Publication Date


Document Type


Faculty Advisor

Prof. Scott Bloomberg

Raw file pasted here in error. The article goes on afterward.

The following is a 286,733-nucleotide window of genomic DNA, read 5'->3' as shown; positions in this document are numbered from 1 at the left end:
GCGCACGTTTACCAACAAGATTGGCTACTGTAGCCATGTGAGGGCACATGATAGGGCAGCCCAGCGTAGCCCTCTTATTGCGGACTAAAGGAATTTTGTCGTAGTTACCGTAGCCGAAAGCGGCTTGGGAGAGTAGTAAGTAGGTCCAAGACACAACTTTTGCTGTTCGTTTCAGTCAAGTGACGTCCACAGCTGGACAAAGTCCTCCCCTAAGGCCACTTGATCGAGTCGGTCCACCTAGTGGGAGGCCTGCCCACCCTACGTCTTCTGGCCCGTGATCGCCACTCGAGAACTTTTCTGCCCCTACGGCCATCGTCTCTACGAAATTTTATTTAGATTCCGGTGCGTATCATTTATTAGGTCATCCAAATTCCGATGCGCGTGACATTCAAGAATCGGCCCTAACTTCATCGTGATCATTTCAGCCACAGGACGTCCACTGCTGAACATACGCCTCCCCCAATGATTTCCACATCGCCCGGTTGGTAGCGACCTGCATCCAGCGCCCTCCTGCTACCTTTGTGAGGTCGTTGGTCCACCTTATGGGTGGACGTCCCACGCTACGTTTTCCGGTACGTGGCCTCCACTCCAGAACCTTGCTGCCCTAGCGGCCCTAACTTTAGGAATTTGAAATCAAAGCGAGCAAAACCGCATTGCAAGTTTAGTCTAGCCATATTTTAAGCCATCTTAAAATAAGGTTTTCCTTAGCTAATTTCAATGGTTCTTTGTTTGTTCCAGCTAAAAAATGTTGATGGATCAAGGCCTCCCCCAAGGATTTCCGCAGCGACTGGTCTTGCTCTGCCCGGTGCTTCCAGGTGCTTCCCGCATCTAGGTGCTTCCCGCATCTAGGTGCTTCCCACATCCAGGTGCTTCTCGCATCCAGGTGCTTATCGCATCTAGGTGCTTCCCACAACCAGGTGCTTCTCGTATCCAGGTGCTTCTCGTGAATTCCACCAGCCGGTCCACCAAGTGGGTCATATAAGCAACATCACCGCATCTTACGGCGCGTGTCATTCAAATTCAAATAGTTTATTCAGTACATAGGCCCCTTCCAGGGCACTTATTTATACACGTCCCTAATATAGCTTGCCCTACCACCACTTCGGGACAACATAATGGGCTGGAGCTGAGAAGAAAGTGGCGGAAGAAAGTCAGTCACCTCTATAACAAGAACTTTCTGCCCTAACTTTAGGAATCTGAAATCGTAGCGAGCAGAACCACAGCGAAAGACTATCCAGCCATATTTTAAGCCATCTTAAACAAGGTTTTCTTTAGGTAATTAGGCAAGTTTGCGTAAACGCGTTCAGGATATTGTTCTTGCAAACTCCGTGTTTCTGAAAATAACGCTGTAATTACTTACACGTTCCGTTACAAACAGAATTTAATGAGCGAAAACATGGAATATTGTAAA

Today’s availability of massive data sets, inexpensive data storage, and sophisticated analytical software has transformed the capabilities of law enforcement and created new forms of “Big Data Policing.” While Big Data Policing may improve the administration of public safety, these methods endanger constitutional protections against warrantless searches and seizures. This Article explores the Fourth Amendment consequences of Big Data Policing in three parts. First, it provides an overview of Fourth Amendment jurisprudence and its evolution in light of new policing technologies. Next, the Article reviews the concept of “Big Data” and examines three forms of Big Data Policing: Predictive Policing Technology (PPT); data collected by third-parties and purchased by law enforcement; and geofence warrants. Finally, the Article concludes with proposed solutions to rebalance the protections afforded by the Fourth Amendment against these new forms of policing.